The Queen was always going to be a tough act to follow – but is King Charles overstepping the mark? | UK News

For seven decades, many of us have welcomed his mother into our living rooms.

At 3 p.m. each Christmas Day, an opportunity for families and friends to take a break and for the Queen to address us all. In many ways, she was always going to be a very beloved and very difficult act to follow.

The King’s message immediately sounded different from the Queen’s recordings we’ve seen in recent years. Not sitting behind a desk with important photos by his side, but rather standing inside St. George’s Chapel, the perfect place to start what was part loving tribute to his mother, just months after his death. burial at Windsor Castle.

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It was the Queen’s example of service that he again encouraged us to emulate, because with the deepest respect for his mother’s way, he begins to show how he wants to do things differently.

We had grown accustomed to his mother’s subtlety in her annual messages. I remember a recent one where she just mentioned how hectic the year had been; she didn’t need to list the specific issues of political turmoil and problems she had with her own family.

His son seems to want to speak more candidly, devoting several minutes of his message to focusing on what he calls a time of “great anxiety and difficulty”. He does not refrain from specifying what for him is an indisputable fact, that many are struggling and that it is really the community heroes who move the country forward.

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Watch the King’s Christmas Message

Does King Charles play politics?

We clearly have a new king for whom the cost of living crisis and what he can do in his new role are playing on his mind; he wants to express a sense of empathy albeit from a position of immense privilege.

What’s tricky is when you put his message in the context of the strike stalemate we saw before Christmas involving many of the public sector workers he appoints and hires, ambulance staff, nurses, etc., and why some may suggest he errs on the side of being political.

His emphasis on faith is also particularly striking. Both his own and acknowledging the diverse religious communities that make up the UK.

While the Queen was so private about many aspects of her life, her strong Christian beliefs were something she carried very publicly. It has not always been the same with his son.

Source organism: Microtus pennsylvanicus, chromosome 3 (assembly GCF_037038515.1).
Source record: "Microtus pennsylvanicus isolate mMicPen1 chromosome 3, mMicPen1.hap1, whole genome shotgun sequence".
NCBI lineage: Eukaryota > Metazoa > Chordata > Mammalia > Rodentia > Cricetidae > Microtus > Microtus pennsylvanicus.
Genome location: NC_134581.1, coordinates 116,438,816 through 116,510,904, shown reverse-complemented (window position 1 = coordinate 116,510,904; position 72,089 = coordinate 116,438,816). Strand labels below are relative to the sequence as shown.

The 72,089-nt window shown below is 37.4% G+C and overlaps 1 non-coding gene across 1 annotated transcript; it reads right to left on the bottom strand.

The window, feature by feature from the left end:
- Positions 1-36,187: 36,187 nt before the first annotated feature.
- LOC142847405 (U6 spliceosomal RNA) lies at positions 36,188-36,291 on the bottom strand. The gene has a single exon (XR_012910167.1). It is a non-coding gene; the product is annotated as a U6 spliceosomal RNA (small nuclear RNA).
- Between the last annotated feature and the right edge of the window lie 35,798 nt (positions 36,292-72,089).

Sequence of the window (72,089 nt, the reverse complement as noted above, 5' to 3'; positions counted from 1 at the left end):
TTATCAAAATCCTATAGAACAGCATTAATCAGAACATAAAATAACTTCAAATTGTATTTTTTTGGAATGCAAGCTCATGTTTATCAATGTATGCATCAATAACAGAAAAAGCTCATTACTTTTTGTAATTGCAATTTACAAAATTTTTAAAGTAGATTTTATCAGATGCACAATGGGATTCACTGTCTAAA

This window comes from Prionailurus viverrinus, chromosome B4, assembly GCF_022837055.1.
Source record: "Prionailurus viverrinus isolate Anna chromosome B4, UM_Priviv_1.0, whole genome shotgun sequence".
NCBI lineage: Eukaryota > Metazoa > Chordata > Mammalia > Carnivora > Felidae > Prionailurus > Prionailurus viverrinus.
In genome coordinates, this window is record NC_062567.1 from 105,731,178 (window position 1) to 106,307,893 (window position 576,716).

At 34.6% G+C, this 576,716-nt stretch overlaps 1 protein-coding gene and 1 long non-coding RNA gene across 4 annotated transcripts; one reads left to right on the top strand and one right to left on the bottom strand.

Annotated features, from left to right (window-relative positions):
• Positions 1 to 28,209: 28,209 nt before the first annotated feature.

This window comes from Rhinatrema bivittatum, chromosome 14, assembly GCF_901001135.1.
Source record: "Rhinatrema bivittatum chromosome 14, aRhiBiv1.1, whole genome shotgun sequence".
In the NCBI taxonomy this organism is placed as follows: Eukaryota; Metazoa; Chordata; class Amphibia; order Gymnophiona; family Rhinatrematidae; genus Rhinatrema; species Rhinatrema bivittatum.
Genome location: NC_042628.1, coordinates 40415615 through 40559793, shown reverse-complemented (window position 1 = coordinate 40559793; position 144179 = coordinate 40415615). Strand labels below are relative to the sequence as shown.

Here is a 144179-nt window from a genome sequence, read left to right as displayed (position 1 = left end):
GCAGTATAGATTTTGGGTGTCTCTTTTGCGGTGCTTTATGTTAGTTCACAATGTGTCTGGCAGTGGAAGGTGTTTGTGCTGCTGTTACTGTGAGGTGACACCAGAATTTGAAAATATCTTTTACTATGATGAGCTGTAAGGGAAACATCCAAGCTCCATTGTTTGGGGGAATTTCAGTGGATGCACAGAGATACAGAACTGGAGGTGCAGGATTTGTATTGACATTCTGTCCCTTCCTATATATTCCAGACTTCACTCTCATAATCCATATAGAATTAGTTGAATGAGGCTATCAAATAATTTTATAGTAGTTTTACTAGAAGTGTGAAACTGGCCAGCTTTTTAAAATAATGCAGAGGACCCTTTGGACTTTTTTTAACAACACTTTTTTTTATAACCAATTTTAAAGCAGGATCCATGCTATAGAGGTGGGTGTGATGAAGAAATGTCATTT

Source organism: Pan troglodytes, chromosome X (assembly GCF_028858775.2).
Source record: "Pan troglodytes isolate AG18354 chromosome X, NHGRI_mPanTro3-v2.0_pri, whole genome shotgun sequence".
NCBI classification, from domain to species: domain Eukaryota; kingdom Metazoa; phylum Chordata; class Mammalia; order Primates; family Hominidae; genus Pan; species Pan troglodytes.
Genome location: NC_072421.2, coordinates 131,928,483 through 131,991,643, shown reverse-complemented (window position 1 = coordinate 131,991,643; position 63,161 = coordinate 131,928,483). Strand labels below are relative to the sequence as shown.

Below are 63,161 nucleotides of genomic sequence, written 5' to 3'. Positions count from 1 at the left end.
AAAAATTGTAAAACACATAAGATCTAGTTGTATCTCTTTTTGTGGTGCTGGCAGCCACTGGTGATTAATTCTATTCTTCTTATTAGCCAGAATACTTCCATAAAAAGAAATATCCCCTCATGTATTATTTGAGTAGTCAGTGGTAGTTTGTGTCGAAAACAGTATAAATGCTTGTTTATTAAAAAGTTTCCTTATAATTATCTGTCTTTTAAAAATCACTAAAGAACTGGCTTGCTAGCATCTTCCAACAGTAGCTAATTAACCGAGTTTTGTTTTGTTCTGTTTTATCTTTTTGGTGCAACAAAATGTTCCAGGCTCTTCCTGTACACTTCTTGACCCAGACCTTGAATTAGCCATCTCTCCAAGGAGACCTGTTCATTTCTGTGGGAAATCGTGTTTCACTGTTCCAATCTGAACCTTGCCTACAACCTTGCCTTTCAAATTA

But much like his first address to the nation after the Queen’s death, he obviously wants to reinforce in our minds how much he draws from his own Christian beliefs as well; particularly interesting from a man who once seemed to suggest he would more generally be a “Defender of the Faith” rather than a “Defender of the Faith” when he became monarch.

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Now, as Supreme Governor of the Church of England, he is firmly committed to that role. But not to the exclusion of others. I’m not sure the queen ever specifically named other religions the same way the king does or tried to speak so directly to those who don’t believe.

The fact that he speaks to everyone “regardless of your faith or if you have none”, it couldn’t be clearer that he doesn’t want anyone to feel left out, he wants to be one king for all.

King Charles III, center right, and Camilla, the Queen Consort, lead the Royal Family as they arrive to attend the Christmas Day service at St Mary Magdalene's Church at Sandringham in Norfolk, England, on Sunday, Dec. 25, 2022. (AP Photo/Kirsty Wigglesworth)
King Charles III en route to church with the Royal Family. Photo: AP

A pivotal year for the monarchy

As we head into what will be another defining year for the monarchy, that sense of reaching out and connecting will only accelerate in the run-up to the coronation, a moment the palace hope will not mark. only a change of reign, but showcase to the world a celebration of what Britain is today, a vibrant and diverse UK.

This Christmas show begins that process. A message of inclusion, understanding and empathy from a man who said he wouldn’t meddle as a monarch, but still seems to have a lot to say.

Only in time will it become clearer whether in his new role it feels like he is saying too much and overstepping the bounds.

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